House Speaker Paul Ryan (R-Wis.) and Senate Majority Leader Mitch McConnell (R-Ky.) on Capitol Hill last month. (Andrew Harnik/Associated Press)

THE ANNUAL congressional scramble over a “tax extenders” bill has long epitomized what’s wrong with Washington. Fortunately, both Democrats and Republicans seem intent on ending this maddening ritual. Unfortunately, what they’re thinking about doing would make matters worse.

Most years around this time, Congress takes up the renewal of a grab bag of “temporary” special tax breaks for special interests, hence the term “extenders.” This of course spurs frenetic lobbying. Things have gotten so dysfunctional that last year lawmakers couldn’t complete even the usual sorry exercise; Congress thus faces the challenge of not only extending more than 50 provisions by the end of 2015 but also making them retroactive, so as not to impose financial chaos on millions of households and businesses.

A bipartisan agreement reportedly taking shape on Capitol Hill would make permanent certain provisions — such as the research and development tax credit for business and Obama-era expansions to the earned-income tax credit for the working poor — that deserve to be fixtures of the tax code on their merits, and already were, for all intents and purposes. Making their de facto permanence de jure would, to be sure, increase the future deficit. But this revenue loss on paper reflects artificial “scoring” rules, not fiscal reality. You could argue this aspect of the emerging deal helps ensure a future tax reform effort proceeds from more honest budget assumptions.

One problem, though, is that lawmakers might make some tax breaks more generous while they acknowledge their permanence. If the deal includes the plus-size research and development credit that passed the Republican-controlled House, for example, the national debt will grow $70 billion more (over 10 years) than it would if the deal simply made the current version of the credit permanent, according to the Committee for a Responsible Federal Budget.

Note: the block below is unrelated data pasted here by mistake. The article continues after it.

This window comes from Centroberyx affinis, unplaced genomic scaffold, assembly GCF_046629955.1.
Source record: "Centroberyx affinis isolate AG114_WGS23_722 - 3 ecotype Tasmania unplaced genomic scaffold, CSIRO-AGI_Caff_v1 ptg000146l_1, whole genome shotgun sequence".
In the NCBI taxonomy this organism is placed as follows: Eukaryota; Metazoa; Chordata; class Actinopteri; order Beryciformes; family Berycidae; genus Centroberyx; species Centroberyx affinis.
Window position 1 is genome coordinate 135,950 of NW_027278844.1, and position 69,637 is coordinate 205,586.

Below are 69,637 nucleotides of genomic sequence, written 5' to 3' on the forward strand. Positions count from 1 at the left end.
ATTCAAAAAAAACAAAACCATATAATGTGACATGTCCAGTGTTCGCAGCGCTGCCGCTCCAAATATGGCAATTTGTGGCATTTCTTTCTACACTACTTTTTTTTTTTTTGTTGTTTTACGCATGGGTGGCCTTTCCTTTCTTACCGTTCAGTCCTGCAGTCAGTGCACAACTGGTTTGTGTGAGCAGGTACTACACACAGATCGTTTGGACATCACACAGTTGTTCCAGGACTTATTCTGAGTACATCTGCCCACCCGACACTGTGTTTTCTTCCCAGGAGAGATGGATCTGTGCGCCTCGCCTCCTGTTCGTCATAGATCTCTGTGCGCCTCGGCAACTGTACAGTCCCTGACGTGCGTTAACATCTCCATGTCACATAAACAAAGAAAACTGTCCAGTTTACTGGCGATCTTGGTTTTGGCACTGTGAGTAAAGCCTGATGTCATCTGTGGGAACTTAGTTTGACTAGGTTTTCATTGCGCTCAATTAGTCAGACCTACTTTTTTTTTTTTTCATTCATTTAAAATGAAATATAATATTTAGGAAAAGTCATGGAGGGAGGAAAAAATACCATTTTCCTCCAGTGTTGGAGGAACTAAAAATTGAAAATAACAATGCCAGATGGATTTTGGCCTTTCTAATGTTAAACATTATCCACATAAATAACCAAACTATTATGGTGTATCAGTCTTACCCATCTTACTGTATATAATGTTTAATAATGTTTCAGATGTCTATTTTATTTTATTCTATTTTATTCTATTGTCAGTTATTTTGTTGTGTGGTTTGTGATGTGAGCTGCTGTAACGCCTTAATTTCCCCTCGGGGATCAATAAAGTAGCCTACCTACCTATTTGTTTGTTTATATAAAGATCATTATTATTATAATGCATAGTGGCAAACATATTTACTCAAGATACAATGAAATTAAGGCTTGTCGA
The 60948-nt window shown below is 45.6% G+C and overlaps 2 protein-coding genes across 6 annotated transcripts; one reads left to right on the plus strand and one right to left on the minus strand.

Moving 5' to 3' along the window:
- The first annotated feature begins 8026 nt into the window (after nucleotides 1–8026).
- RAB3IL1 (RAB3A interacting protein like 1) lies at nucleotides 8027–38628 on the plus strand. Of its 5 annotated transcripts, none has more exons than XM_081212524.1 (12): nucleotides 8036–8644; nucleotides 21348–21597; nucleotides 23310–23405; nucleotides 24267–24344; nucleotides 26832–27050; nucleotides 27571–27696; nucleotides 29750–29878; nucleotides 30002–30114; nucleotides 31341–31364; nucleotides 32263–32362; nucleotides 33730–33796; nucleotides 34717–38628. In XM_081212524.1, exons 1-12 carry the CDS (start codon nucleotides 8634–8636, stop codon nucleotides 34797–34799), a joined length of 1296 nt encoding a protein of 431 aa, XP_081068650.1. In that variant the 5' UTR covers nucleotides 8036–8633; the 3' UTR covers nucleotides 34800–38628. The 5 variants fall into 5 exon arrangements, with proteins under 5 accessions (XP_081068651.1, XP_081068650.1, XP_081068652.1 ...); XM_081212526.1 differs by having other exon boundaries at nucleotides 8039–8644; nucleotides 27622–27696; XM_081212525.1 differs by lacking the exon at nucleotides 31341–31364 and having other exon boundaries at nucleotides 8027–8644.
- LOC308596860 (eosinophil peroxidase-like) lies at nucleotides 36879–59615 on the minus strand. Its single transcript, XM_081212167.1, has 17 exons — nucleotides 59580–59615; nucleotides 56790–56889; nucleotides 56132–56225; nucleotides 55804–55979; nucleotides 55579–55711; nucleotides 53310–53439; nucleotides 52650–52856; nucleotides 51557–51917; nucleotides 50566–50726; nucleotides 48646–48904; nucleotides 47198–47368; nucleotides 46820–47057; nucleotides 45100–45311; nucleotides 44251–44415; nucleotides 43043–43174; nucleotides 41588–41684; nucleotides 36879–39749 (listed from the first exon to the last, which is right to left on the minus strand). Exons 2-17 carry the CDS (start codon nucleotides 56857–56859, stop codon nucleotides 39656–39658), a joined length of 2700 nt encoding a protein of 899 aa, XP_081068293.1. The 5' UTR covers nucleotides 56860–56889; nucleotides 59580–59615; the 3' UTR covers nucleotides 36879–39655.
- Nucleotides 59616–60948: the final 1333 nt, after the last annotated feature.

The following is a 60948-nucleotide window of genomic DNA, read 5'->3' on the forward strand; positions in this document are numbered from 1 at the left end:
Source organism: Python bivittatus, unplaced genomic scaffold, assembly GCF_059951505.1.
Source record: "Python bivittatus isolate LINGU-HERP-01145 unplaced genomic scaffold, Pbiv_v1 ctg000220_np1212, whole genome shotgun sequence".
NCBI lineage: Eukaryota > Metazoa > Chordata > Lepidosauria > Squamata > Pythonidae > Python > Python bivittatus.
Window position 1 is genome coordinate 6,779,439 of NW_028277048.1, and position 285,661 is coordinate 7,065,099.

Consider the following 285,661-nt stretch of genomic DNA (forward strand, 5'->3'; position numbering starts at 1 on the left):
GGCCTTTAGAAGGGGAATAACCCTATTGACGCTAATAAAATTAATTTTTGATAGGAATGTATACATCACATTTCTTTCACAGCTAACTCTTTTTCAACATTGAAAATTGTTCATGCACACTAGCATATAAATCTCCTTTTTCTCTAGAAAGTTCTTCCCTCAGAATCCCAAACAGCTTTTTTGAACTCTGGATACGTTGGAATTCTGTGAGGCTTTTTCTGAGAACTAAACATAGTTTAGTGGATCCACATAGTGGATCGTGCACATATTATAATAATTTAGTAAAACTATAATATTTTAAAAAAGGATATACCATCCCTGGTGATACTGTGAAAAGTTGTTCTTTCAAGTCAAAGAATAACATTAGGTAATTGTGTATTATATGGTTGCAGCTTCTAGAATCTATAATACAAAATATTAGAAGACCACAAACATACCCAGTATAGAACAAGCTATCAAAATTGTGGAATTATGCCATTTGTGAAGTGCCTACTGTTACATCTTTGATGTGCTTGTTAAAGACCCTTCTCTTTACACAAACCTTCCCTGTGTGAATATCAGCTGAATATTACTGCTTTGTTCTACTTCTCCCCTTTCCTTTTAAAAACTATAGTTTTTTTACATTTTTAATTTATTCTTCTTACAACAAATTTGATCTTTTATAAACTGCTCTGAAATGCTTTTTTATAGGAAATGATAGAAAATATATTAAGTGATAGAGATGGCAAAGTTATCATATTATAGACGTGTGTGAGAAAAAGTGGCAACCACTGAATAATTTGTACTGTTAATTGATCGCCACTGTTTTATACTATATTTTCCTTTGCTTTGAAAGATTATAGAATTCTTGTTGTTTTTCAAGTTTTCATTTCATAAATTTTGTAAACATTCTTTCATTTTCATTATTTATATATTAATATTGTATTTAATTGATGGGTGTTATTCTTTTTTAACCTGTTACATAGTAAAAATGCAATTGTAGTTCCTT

Fiscal responsibility would require paying for any bill that comes out — if not all of it, then at least the costs of such expansions. At the moment, however, not even that minimal level of responsibility is on the table.

To the contrary — and this is the second major problem — the bill also may gut two Obamacare revenue sources: excise taxes on medical devices and on high-cost employer-paid health insurance. Both of these measures help fund insurance for lower-income people; the latter, by shifting incentives, tamps down medical costs. It’s especially galling that this budget-busting assault on President Obama’s signature domestic policy enjoys the support of many Democrats. They are responding to home-state device-makers protecting their profits and labor unions protecting their expensive health plans.

Mr. Obama needs to take a hard line against this potential disaster. He has resisted, so far, any delay or repeal of the health-care excise taxes. But some lawmakers are trying to sway him by offering additional funding for the “risk corridors” that subsidize insurers’ unexpectedly high costs of participating in Obamacare. No such palliative would justify the long-term damage to Obamacare’s funding base and to its cost-curbing purposes — much less the additional debt. Better to accept another short-term “extender” bill, as in the past, than to so thoroughly imperil the future.